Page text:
European telecoms companies are divided over their response to threatened legal action that would force them to cut the cost of international mobile telephone use.
The disagreement comes as the European Commission prepares to publish details next week of proposed legislation to cut lucrative international “roaming” charges paid by mobile phone owners.
International roaming is the add-on charge customers pay to use another company’s network and analysts estimate it accounts for 10-15 per cent of mobile operators’ profits.
The tensions are understood to be the main reason behind a decision taken by GSM Association, the industry trade body, to cancel a meeting scheduled for Monday to allow the industry to set out its case to the Commission.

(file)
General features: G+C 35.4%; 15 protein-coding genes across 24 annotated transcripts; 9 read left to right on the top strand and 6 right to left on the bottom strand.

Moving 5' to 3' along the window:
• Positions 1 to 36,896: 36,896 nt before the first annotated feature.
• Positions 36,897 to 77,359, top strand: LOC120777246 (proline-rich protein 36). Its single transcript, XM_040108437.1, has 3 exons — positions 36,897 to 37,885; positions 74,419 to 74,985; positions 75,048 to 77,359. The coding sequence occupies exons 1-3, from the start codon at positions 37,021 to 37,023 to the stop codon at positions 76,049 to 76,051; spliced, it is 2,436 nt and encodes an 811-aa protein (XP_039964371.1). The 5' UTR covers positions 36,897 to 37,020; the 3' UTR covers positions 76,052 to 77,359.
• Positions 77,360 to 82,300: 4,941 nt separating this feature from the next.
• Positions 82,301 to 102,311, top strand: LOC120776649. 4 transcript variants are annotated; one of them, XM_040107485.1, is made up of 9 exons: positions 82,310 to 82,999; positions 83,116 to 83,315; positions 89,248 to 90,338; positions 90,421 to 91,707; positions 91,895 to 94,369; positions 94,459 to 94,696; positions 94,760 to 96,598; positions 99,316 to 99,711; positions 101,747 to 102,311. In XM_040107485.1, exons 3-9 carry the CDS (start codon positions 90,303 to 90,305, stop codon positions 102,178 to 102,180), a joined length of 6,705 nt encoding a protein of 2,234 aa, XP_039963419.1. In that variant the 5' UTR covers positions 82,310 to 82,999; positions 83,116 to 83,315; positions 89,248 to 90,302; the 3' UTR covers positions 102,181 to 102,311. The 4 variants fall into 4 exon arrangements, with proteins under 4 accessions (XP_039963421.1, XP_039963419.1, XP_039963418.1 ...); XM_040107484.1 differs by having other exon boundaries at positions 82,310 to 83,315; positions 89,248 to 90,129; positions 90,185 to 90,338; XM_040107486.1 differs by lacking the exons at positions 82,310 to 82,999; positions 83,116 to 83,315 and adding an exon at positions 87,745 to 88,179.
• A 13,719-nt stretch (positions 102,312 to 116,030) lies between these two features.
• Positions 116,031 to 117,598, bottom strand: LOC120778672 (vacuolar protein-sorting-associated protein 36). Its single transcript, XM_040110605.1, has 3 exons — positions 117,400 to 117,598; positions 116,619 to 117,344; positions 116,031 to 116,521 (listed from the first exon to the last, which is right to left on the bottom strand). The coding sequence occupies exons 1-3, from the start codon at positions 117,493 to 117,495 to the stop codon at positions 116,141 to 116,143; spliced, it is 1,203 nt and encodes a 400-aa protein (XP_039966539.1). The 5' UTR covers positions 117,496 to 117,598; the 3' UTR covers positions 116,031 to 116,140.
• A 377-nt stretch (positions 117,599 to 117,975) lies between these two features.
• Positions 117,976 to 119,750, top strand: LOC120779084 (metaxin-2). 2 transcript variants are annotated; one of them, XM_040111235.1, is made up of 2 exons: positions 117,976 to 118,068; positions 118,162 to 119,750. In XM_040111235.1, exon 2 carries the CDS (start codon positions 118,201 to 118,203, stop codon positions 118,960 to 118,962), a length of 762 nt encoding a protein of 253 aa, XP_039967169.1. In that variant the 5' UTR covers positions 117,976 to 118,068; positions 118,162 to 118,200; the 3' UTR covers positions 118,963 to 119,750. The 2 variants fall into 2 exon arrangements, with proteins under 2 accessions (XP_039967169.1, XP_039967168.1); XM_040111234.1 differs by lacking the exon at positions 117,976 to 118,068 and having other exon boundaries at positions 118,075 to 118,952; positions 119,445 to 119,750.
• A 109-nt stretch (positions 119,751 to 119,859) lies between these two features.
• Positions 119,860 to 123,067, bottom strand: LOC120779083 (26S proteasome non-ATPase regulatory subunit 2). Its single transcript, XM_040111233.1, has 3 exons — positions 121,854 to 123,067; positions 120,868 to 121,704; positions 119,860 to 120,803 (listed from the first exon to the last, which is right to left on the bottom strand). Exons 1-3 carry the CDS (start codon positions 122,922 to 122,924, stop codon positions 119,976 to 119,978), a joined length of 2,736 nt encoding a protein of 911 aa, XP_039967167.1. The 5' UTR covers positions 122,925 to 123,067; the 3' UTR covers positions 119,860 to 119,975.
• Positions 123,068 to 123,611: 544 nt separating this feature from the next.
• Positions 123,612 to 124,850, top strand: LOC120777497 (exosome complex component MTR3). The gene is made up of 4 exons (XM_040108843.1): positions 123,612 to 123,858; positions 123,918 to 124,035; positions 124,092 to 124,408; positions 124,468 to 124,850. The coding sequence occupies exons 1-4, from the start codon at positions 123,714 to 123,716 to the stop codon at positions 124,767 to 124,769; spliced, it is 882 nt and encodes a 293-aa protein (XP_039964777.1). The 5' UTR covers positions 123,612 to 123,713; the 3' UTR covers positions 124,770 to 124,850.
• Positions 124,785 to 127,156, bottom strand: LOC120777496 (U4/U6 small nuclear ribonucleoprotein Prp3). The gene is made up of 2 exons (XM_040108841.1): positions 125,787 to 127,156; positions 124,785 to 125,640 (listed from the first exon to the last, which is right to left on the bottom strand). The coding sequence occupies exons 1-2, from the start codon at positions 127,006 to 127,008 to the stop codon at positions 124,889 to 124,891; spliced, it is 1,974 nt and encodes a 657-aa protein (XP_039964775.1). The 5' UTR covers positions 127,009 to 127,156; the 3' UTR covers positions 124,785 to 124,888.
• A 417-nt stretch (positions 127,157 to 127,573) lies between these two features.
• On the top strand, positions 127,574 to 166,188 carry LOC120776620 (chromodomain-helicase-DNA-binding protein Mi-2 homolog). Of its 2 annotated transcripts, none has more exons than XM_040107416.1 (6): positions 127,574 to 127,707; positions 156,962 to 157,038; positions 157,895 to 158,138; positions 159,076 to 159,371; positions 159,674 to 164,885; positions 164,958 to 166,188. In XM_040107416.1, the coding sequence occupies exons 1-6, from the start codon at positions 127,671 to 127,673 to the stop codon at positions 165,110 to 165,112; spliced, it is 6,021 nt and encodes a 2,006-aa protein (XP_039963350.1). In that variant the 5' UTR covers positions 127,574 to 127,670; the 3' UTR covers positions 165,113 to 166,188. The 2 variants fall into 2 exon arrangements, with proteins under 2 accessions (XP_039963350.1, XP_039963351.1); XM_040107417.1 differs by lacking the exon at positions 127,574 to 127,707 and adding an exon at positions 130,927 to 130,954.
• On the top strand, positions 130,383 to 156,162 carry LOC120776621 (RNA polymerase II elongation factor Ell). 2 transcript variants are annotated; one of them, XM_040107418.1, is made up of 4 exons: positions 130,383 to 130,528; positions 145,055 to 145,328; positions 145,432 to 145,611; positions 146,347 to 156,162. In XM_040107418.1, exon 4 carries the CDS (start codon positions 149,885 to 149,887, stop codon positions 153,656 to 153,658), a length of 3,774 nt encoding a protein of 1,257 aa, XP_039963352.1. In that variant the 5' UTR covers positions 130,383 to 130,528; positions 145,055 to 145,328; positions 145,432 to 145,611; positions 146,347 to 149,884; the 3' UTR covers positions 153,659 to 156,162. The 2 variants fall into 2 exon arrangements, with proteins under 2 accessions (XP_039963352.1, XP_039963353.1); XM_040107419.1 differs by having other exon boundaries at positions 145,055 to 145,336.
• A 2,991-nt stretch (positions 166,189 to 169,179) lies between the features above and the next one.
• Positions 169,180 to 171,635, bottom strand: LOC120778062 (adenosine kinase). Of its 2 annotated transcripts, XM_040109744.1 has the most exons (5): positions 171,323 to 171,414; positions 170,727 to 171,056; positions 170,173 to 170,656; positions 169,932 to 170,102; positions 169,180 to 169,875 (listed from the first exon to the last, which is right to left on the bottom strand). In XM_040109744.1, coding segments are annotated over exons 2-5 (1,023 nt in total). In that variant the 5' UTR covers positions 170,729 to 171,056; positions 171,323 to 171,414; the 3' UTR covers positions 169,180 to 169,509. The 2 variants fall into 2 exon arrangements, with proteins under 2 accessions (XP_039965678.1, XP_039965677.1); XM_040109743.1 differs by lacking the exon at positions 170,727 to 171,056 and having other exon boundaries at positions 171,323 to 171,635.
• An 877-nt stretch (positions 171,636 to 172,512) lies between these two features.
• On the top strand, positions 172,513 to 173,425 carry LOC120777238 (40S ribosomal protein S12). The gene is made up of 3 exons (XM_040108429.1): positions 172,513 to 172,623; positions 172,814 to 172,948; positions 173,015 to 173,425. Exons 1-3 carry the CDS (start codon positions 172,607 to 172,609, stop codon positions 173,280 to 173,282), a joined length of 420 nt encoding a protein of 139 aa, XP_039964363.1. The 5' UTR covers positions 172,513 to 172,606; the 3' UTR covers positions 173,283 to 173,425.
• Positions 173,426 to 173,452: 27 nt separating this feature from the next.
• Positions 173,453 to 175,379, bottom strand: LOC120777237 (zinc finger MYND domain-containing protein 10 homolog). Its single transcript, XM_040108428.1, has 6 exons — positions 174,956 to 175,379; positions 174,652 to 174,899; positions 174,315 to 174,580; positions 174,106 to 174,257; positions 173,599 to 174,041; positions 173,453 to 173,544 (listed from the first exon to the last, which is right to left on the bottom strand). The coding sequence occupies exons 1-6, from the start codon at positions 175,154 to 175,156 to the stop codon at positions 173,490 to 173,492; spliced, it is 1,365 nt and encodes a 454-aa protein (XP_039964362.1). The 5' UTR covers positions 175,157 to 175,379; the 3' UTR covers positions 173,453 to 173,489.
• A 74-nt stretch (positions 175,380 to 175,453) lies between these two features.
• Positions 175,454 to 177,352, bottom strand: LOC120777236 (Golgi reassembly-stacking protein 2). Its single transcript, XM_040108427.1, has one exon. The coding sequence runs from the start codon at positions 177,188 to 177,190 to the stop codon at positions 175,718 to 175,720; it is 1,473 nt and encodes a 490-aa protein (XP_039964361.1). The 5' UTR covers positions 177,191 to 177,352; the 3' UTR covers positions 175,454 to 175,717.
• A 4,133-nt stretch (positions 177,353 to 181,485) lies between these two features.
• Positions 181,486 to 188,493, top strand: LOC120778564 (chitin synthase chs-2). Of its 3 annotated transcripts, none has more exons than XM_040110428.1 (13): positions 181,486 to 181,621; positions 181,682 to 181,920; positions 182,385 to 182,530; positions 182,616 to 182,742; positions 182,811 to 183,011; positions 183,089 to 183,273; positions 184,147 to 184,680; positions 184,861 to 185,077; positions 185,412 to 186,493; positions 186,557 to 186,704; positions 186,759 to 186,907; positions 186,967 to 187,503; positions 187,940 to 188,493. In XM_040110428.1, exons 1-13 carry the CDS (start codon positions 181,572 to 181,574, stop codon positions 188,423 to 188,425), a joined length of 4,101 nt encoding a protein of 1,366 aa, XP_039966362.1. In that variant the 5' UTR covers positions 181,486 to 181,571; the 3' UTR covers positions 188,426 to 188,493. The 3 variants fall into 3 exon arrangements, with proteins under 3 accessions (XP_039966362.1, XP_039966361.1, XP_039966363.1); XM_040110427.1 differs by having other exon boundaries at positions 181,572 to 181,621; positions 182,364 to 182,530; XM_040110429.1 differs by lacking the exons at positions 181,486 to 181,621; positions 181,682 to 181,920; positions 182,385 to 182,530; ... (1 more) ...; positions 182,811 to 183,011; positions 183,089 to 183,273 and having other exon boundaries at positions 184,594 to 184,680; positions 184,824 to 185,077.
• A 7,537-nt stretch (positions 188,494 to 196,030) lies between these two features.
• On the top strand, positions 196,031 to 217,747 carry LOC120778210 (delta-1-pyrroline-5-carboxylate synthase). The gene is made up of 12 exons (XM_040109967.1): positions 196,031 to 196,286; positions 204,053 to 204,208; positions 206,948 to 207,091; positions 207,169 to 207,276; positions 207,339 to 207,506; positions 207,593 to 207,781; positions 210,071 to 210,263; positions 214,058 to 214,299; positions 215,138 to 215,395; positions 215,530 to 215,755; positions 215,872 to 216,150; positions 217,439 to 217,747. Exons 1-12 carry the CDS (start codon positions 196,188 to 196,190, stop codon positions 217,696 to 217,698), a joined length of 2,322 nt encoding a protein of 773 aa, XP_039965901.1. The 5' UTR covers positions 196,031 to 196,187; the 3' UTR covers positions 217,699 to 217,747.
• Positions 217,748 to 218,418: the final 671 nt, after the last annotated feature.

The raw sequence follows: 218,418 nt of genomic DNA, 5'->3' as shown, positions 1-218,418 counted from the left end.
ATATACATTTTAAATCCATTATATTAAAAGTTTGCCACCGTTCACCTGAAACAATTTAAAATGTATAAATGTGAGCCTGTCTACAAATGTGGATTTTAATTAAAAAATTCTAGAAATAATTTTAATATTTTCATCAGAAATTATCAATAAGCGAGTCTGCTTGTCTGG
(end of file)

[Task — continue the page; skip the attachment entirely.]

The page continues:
Such is the extent of the division that a number of chief executives are understood to be separately visiting Viviane Reding, European Union telecoms commissioner, this week.
There is disagreement on a number of matters, most significantly a stand-off between the operators in northern Europe and their counterparts in the south.
Tourism flows mean that southern European operators have become net beneficiaries of roaming payments and are resisting any change that could threaten this income.
Some industry executives believe the lack of a common industry approach makes legislation inevitable.
A Commission spokesman said: “We are working on the draft of the legislation. We wanted first to hear what operators had to say to see if they could propose a solution to solve this problem without legislation. Now we will present our plans to the public and let a public consultation judge our proposal.”